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Gaius Marcius Coriolanus is widely believed to be a legendary figure who is said to have lived during the 5th century BC. He was given the agnomen "Coriolanus" as a result of his action in capturing the Volscian town of Corioli in 439 BC.
According to Plutarch, Coriolanus represented the Roman aristocracy and was well respected in the Roman Senate for arguing against the democratic inclinations of the plebians. He was perpetually banished from Rome upon being convicted on charges of misapropriation of public funds. He later turned against Rome and made allegiance with the same Volscians he had once fought against. Plutarch's account of his defection tells that Coriolanus donned a disguise and snuck into the home of a wealthy Volcian noble, a certain Tullus Aufidius, and appealed to him as a suppliant. Coriolanus and Aufidius then persuaded the Volscians to break their truce with Rome and raise an army to invade. When Coriolanus' Volscian troops threatened the city, Roman matrons, including his wife and mother, were sent to persuade him to call off the attack. At the sight of his mother, wife and children throwing themselves at his feet in supplication, Coriolanus relented, withdrew his troops from the border of Rome, and retired to Aufidius' home city of Antium. Aufidius then raised support to have Coriolanus put on trial by the Volcians, and then formed a conspiracy to assassinate him before the trial had ended.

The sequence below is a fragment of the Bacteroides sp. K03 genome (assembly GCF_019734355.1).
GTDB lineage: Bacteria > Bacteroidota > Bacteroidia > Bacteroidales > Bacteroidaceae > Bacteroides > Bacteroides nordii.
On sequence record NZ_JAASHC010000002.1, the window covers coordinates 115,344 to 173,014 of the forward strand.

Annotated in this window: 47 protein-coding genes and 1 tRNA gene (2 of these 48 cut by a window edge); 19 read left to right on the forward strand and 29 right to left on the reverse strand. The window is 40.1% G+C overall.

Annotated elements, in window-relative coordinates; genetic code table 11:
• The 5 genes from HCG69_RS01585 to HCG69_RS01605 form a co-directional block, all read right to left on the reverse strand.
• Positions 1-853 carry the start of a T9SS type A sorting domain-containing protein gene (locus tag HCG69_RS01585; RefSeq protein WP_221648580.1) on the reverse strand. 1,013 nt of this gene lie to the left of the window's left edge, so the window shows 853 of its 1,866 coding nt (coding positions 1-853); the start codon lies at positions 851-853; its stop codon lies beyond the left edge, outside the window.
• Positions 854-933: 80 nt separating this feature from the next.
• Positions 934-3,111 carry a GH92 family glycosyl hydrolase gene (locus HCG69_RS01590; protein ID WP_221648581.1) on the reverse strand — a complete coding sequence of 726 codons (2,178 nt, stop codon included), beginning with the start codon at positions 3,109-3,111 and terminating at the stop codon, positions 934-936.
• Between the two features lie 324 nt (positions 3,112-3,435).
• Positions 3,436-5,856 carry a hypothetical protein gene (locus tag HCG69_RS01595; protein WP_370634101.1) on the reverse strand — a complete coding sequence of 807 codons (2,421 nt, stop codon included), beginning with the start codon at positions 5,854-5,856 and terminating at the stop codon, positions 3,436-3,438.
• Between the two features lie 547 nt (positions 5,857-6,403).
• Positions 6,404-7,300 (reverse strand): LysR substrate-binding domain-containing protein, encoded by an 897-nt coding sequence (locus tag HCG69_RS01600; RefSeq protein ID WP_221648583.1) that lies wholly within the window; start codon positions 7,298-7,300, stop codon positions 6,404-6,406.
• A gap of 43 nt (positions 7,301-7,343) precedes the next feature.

The tale of Coriolanus' appeal to Aufidius is quite similar to a tale from the life of Themistocles, a leader of the Athenian democracy who was a contemporary of Coriolanus (given the important dictinction that Themistocles was an actual historical figure and Coriolanus was not). During Themistocles' exile from Athens, he travelled to the home of Admetus, King of the Molossians, a man who was his personal enemy. Themistocles came to Admetus in disguise and appealed to him as a fugitive, just as Coriolanus appealed to Aufidius. Themistocles, however, never attempted military retailiation against Athens.
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